The reason for using 277 VoltRMS/30 kHz as distribution voltage from the central power supplies relates to the fact that it is easily attainable from 277 Volt/60 Hz by very simple and highly efficient full-bridge frequency-conversion means--without requiring the use any voltage transformer means. Moreover, at 30 kHz in particular, the higher-magnitude voltage provides for much lower distribution losses as compared with distributing power at 24 VoltRMS/30 kHz. Of course, at 30 kHz the special lighting fixtures can very readily be adapted to operate properly from most any level of input voltage magnitude.
The reason for using 24 Volt incandescent lamps is that, at the lumen output levels normally required of light bulbs used in general lighting applications, an incandescent light bulb designed for and operated on 24 Volt RMS exhibits substantially higher efficacy and/or durability for a given lumen output level as compared with a light bulb designed for and operated on 277 Volt RMS (or 120 Volt RMS).
Finally, the reason for providing power to the special lighting fixtures by way of 277 VoltRMS/30 kHz instead of 277 Volt/60 Hz (or 120 Volt/60 Hz) relates to the fact that size, weight, efficiency and cost of a transformer suitable for operation on 30 kHz are very much more advantageous than they would be with a transformer suitable for operation on 277 Volt/60 Hz (or 120 Volt/60 Hz).
FIG. 1 illustrates the preferred embodiment of the invention and shows a system wherein frequency-converting central power supplies are mounted at spaced-apart locations on the permanent ceiling above a suspended ceiling, and wherein plural special incandescent lighting fixtures are mounted in the suspended ceiling, with each lighting fixture being individually powered from the nearest central power supply.
FIG. 2 is an electrical circuit diagram of a frequency-converting central power supply.
FIG. 3 shows details of the preferred version of a special incandescent lighting fixture.
FIG. 4 shows details of an alternative version of a special incandescent lighting fixture.
The present invention is fundamentally based on the recognition that significant improvements in the luminous efficacies of incandescent light bulbs can be attained by making their filaments substantially heavier than the filaments presently used in ordinary 120 Volt light bulbs.
However, a heavier filament would require an operating current of higher magnitude, and would therefore cause more power to be drawn by the filament--as long as the magnitude of the voltage applied to the filament were to remain 120 Volt.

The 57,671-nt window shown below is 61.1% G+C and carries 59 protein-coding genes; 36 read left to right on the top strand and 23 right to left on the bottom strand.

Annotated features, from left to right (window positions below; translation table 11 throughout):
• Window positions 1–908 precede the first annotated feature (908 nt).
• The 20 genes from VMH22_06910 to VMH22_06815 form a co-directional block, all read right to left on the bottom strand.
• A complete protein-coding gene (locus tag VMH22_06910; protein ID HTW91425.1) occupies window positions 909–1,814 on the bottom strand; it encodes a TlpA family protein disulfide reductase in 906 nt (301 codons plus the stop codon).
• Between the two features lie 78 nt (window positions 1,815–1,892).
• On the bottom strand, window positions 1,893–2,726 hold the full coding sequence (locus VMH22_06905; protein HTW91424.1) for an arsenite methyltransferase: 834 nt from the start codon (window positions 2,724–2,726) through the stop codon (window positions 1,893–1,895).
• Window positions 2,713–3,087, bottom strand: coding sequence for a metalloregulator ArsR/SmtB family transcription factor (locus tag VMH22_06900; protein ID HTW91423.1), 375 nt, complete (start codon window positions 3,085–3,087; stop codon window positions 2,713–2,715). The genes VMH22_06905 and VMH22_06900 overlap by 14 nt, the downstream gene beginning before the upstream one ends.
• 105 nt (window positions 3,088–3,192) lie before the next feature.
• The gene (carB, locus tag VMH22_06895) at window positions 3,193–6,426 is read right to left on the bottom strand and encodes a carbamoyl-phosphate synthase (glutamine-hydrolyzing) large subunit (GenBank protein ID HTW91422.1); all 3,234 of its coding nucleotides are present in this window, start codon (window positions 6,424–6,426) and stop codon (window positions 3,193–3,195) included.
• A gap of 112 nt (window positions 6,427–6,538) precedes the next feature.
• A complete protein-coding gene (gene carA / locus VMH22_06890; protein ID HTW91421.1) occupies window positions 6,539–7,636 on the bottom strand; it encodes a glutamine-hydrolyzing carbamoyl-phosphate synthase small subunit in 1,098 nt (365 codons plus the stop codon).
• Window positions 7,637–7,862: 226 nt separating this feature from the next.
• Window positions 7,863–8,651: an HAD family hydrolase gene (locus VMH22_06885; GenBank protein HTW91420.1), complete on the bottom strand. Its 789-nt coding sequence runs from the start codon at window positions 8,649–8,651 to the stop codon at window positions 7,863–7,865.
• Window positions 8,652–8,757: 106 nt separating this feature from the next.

To attain the advantages of a heavier filament without incurring increased overall lamp power, it is necessary to use a-shorter filament. However, a shorter filament would require a lower-magnitude supply voltage.
For the lumen output levels associated with general incandescent lighting, and to achieve approximately maximum luminous efficacies, the RMS magnitude of the filament supply voltage should be on the order of 24 Volt to 36 Volt--a magnitude that hereinafter will be referred to as 24 Volt.
Thus, a solution to the problem of providing for a situation wherein it would be possible to use incandescent lamps with 24 Volt filaments in a general lighting system could be that of providing a voltage transformer in the base of each lamp socket, thereby to convert the 277 Volt/60 Hz or 120 Volt/60 Hz power line voltage to 24 Volt. However, the penalties in size, weight, efficiency and cost associated with so doing would make the overall proposition non-cost-effective. Moreover, with 24 Volt on the lamp sockets, ordinary 120 Volt light bulbs could not be used therein; which would represent a distinct drawback.
(It is noted that, because of excessive distribution losses, it would be non-feasible to distribute power to the lighting fixtures at 24 Volt.)
Absent other considerations, since the size and weight of a transformer is more-or-less inversely proportional to the frequency of the voltage being transformed, and if power to the lighting fixtures could be provided at a frequency substantially higher than 60 Hz, a point might be reached where the size, weight, efficiency and cost of the requisite transformer would become acceptable.
For instance, if the frequency of the voltage provided to the incandescent lighting fixtures were to be 30 kHz instead of 60 Hz, the requisite transformer would be smaller and lighter by a factor of more than 50--even after taking into account the particular characteristics of the magnetic materials required at such a high frequency. Moreover, it would then be possible to attain efficiency and cost levels that would indeed make the overall proposition cost-effective.